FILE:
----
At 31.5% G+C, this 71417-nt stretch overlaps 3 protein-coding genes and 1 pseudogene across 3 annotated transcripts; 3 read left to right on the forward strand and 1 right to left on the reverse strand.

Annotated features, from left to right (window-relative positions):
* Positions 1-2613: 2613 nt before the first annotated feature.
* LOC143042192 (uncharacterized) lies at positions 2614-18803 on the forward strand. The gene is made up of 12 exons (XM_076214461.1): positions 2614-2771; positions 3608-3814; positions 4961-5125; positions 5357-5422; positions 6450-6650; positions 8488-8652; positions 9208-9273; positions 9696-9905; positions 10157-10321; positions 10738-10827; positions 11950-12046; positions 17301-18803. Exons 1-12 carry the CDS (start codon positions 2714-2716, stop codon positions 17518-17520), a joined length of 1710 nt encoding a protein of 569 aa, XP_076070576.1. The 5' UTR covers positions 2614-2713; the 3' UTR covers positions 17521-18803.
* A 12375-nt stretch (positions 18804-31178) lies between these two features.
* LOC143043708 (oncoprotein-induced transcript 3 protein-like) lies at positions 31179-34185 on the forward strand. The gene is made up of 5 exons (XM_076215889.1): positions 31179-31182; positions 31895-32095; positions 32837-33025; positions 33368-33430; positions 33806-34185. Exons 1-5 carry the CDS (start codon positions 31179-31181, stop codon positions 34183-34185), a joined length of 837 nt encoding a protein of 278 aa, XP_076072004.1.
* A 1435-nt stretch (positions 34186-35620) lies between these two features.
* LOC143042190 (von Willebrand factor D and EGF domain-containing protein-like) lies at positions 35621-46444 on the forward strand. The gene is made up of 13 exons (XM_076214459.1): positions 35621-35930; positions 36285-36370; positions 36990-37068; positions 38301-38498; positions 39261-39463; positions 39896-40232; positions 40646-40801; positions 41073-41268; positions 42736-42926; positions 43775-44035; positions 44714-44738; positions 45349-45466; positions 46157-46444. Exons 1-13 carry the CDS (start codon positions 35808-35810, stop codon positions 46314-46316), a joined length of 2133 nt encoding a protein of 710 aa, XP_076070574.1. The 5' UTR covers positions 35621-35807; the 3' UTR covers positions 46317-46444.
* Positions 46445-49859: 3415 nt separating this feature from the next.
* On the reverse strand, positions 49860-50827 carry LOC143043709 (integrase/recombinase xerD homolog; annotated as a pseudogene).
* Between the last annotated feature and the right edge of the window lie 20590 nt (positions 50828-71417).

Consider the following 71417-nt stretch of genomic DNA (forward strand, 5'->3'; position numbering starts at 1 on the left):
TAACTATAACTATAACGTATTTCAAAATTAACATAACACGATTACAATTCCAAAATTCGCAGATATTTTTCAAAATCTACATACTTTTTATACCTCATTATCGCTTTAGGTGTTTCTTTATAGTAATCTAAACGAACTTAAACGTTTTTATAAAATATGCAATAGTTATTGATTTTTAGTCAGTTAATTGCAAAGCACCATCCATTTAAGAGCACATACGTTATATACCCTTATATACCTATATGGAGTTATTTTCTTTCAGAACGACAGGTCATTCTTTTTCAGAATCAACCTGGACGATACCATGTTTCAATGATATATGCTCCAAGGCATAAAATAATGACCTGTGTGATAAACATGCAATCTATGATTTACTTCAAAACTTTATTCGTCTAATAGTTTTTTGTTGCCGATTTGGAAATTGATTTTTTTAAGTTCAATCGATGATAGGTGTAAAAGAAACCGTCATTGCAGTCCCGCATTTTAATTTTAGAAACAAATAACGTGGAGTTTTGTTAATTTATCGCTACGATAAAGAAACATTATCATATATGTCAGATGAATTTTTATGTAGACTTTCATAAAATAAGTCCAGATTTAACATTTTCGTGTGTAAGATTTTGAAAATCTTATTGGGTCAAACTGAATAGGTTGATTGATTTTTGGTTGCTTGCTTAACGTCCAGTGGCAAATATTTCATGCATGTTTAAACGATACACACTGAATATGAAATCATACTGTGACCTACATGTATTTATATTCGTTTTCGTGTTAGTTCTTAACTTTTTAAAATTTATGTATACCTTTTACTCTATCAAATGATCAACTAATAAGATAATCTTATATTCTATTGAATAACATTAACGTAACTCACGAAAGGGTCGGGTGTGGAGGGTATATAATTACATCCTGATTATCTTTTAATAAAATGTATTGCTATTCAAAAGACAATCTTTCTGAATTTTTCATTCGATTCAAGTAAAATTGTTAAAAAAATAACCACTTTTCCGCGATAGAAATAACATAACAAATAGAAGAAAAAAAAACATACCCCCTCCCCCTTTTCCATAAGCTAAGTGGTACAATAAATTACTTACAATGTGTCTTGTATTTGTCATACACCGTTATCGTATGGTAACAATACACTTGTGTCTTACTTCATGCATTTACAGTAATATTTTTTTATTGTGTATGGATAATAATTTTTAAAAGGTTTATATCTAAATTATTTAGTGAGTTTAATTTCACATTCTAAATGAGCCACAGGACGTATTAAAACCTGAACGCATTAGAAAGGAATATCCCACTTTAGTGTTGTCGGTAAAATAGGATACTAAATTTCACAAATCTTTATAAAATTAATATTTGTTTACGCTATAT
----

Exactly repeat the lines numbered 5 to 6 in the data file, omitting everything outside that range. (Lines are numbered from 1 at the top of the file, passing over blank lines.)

* A 12375-nt stretch (positions 18804-31178) lies between these two features.
* LOC143043708 (oncoprotein-induced transcript 3 protein-like) lies at positions 31179-34185 on the forward strand. The gene is made up of 5 exons (XM_076215889.1): positions 31179-31182; positions 31895-32095; positions 32837-33025; positions 33368-33430; positions 33806-34185. Exons 1-5 carry the CDS (start codon positions 31179-31181, stop codon positions 34183-34185), a joined length of 837 nt encoding a protein of 278 aa, XP_076072004.1.